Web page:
- ¼ teaspoon cayenne pepper (optional)
- Heat olive oil in a large pot over medium heat. Add onion and carrots and cook for 3-5 minutes
- Add garlic and jalapeno, then sautee for an additional 2 minutes.
- Add tomato paste and stir 3-5 minutes, browning the paste until it is brick colored.
- Add remaining ingredients: lentils, broth, kidney beans, back beans, cocoa powder, salt, chili powder and cayenne.
- Stir and bring to a boil. Reduce heat to a simmer and cover. Cook 25-30 minutes.
- Remove from heat and serve.
Q: What are the different types of diabetes?
A: Type 1 diabetes, which used to be called, juvenile diabetes, affects about 5% of people with diabetes. Type 1 diabetes is an autoimmune disease which results in the pancreas no longer being able to make any insulin on its own. People with type 1 diabetes will have to take insulin shots to control their blood sugar.
Type 2 diabetes is the most common type of diabetes. People with type 2 diabetes still make insulin in their pancreas, in fact they may make more insulin than is typical. Type 2 diabetes in characterized by insulin resistance. This means that while your body is still making plenty of insulin, it can’t use it properly. People with type 2 diabetes may also need to take insulin injections to control their blood sugar.
Q: What is insulin?
A: Each person with diabetes can be a little different and goals will change weather you are fasting or have recently eaten. Here are some general guidelines:
- Fasting (before eating or drinking in the morning): under 130
- Two hours after the start of a meal: under 180
Q: What is an A1c?
A: Hemoglobin A1c, sometimes called A1c, is a measure of your blood sugar over several months. The results you get from an A1c test look different than the blood sugar reading you see at home on your glucose meter, instead of measuring exactly how much sugar is in your blood at this moment, an A1c test measures how much sugar (glucose) has attached to red blood cells in your body. This result is given in a percentage. A healthy A1c for most people with diabetes is under 7.0%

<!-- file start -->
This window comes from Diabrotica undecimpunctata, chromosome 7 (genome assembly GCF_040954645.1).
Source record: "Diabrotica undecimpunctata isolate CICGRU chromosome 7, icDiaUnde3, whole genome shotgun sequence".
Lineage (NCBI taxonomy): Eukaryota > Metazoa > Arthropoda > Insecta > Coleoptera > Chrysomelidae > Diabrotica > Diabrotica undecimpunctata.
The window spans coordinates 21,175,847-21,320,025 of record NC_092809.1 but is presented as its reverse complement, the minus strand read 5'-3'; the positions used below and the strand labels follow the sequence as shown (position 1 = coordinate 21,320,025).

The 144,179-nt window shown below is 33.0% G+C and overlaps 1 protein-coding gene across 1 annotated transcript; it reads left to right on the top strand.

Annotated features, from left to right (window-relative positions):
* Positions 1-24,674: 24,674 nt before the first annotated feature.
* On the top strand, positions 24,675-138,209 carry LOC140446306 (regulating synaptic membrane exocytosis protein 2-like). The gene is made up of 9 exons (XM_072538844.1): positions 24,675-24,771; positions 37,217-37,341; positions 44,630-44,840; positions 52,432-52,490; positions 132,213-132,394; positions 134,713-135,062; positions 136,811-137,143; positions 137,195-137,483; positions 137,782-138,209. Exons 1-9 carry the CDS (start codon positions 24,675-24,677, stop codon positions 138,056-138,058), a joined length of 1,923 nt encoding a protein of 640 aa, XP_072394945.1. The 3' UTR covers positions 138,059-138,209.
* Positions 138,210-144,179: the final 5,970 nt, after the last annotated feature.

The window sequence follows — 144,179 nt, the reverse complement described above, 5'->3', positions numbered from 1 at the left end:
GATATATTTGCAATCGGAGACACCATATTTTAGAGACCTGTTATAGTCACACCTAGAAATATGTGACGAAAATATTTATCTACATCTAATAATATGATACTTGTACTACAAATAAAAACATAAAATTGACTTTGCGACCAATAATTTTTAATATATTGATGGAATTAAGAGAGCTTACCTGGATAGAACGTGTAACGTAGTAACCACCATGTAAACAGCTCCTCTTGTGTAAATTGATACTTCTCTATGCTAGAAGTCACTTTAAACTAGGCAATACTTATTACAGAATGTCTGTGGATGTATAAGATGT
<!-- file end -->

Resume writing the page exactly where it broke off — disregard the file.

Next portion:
Q: How can I control my blood sugar?
A: While there are factors that influence you blood sugar that are outside of your control such as age and genetics, there are plenty of things that you do that make a very big impact on your blood sugar. The four M’s of diabetes are the basis of a healthy life with diabetes. The four M’s of diabetes are:
- Monitoring (testing your blood sugar regularly)
- Medication (taking your medications as prescribed)
- Meal Planning (eating healthy, balanced meals)
- Motion (being physically active)
A diabetes care and education specialist can help you learn more about managing your diabetes. Contact us today for education opportunities.
Q: Why should I consider a plant-based diet?
A: Plant-based diets have been linked with many health benefits such as lower risk for heart disease, type 2 diabetes and cancer. Following a plant-based diet may also help you lose weight as most plant-based foods are lower in calories.
Q: What does the diet consist of?
A: Plant-based eating patterns focus on eating mostly plant foods. This can include fruits and vegetables, as well as nuts, seeds, oils, whole grains, legumes and beans. Eating plant-based does not mean that you need to completely avoid all animal products, rather that you are proportionately choosing more foods from plant-based sources.
Q: Will I get enough protein eating a plant-based diet?
A: It’s very possible to meet your protein needs on a plant-based diet. Most plant-based foods contain at least a small amount of protein. Legumes such as beans, peas and lentils contain roughly the same amount of protein in ½ cup as you would find in 1 ounce of meat. Including a protein rich food at each meal such as legumes, beans, nuts, soy or tofu is a great strategy to get plenty of protein.
Q: I’m interested in following a plant-based diet, how do I get started?
A: Join us for an introductory class all about getting started with plant-based eating!